"Our plain republicans often laugh at the mimic monarchs of the stage for their want of grace and dignity. A trip to court would satisfy them that real monarchs are not always overstocked with those qualities.
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"I some time ago had the pleasure of an introduction to the celebrated Mademoiselle Mars. She received me very cordially, and through her polite offices the freedom of the Théâtre Français was presented to me. Of all the actresses I have ever seen, M'lle Mars stands first in comedy. In her you perceive the natural ease and grace which should characterize the most finished lady of the drawing-room; and her quiet yet effective style of acting is the most enchanting and delicate triumph of the mimic art. You cannot witness one of her performances without thinking that the genius of comedy belongs exclusively to the French stage. Do not suppose that my opinion is influenced by personal attentions: it was formed before I had had the pleasure of being presented to her. Though possessing a splendid fortune, she still exerts, fortunately for the lovers of the drama, her unrivalled talents in her laborious and difficult profession. She lives in a palace, and even her salle du billard is an apartment which would well serve for a corporation dinner.
"The great and almost the only topic of conversation in all circles just now is the President's message, the recall of the French minister, and the intimation to Mr. Livingston that his passports were at his service. Allow a little time for the effervescence of public feeling to subside, for the excitable temper of this mercurial nation to grow calm, and I think the propriety of paying our claims will be acknowledged.
"While I scribble this desultory letter to you, I am with you in fancy, and almost wish I were so in reality. I am tired of the glare and frivolities of Paris, and long to tread again
'The piled leaves of the West,—
My own green forest land.'
"France is refined and polite; America is solid and sincere. France is the land for pleasure; America the land for happiness. Adieu. I shall go into Italy in a fortnight, from whence I will write you again."
The following letter, addressed to another friend, was written about three weeks after the foregoing one:
"I am about bidding adieu to Paris, having been detained here by its various fascinations much longer than I anticipated. I shall set out on Tuesday next, with three young Americans, to travel
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 by post through Italy, so as to be in Rome before the termination of the Carnival. I can at least claim the merit of not having been idle during my sojourn in Paris, and the time has passed both agreeably and profitably. Though the dulce has been the chief object of my search, the utile has been found with it, and has not been altogether neglected, neither, as a separate aim. New sources of various information have opened themselves to my mind at every turn in this great and gay and ever-changing metropolis; and whether I hereafter resume the buskin, or play a more real part in the drama of life, I think I shall find my gleanings here of service to me. I have mingled with all ranks of people, from the monarch who wears 'the golden round and top of sovereignty,' down to the lowest of his subjects,
'In smoky cribs,
Upon uneasy pallets stretching them.'
"I have visited alike the perfumed chambers of the great and the poor abodes of the lowly, the institutions of science, literature, and the arts, the resorts of fashion, of folly, and of vice, and in all I have found something which not merely served to fill up the passing hour, but that furnished either substantial additions of knowledge or agreeable subjects of future meditation and discourse. Human nature, as modified by the different circumstances of life and fortune, presents an ample and diversified volume to her student in Paris: and in this bustling and glittering panorama, where everything seems most artificial, one who looks beneath the surface may learn much of the secret feelings, motives, passions, and genius of man.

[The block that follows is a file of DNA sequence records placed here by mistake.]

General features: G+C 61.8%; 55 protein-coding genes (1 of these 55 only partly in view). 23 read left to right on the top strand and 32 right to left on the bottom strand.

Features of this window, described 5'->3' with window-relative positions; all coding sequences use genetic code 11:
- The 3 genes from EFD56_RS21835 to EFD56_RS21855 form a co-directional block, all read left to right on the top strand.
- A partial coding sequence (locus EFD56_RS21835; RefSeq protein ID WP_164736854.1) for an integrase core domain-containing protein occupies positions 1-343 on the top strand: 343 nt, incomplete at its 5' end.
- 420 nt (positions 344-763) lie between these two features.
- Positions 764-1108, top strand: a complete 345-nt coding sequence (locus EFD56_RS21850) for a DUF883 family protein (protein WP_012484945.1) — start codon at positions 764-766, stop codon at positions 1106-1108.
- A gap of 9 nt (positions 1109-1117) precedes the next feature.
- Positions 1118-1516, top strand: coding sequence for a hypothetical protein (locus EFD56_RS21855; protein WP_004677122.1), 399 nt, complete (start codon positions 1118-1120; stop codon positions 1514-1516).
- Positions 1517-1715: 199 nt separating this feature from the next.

"The President's message still continues to be the theme of much conversation. In the saloons of the theatres, in the cafés and restaurants, and on the public promenades I frequently hear the name of General Jackson uttered by tongues that never before were troubled to syllable it, and which do not pronounce it 'trippingly,' according to Hamlet's advice, but twist it into various grotesque sounds. Passing through Ste. Pélagie the other day (a prison for debtors), I overheard one of the inmates of that abode discussing with great vehemence the question of indemnity. He held a newspaper in his hand, and, as I passed, exclaimed, 'La France ne devrait pas payer les vingt-cinq millions!' A fellow-feeling,
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 thought I, makes us wondrous kind. The anecdote of the porter, the soldier, and the debtor, in the 'Citizen of the World,' occurred to my mind.
"By the way, the prison of Ste. Pélagie is a curious establishment. It derives its name from an actress of the city of Antioch, who became a penitent in the fifth century. No other prison in Paris presents so diversified a picture, such a motley group of inmates, so singular an association of rank, country, profession, and age. Barons, marquises, and princes are among the cooped-up denizens of Ste. Pélagie. An Austrian prince, one of these, is shut up here to answer the claims of creditors to the amount of several millions. A café and restaurant are maintained within the prison; and one entering these, were he not reminded of his whereabouts by the gratings of the windows, might easily imagine himself in the Café des Trois Frères of the Palais Royal.
"I regret that I was not in America to welcome James Sheridan Knowles to our shores. I should have been glad to take the author of 'Virginius' and 'The Hunchback' by the hand,—ay, and by the heart too; for, from all I hear, any man might be proud of his friendship. But New York had this reception in her own hands, and it, no doubt, was such a one as 'gave him wonder great as his content.' I remember, very vividly, what sort of a reception she gave to a youth 'unknown to fame,' in whom you are kind enough to take an interest,—a youth whose highest ambition was only to strut his hour in those parts which the genius of Knowles has created. Can I, then, doubt that to the dramatist himself her greeting was most cordial?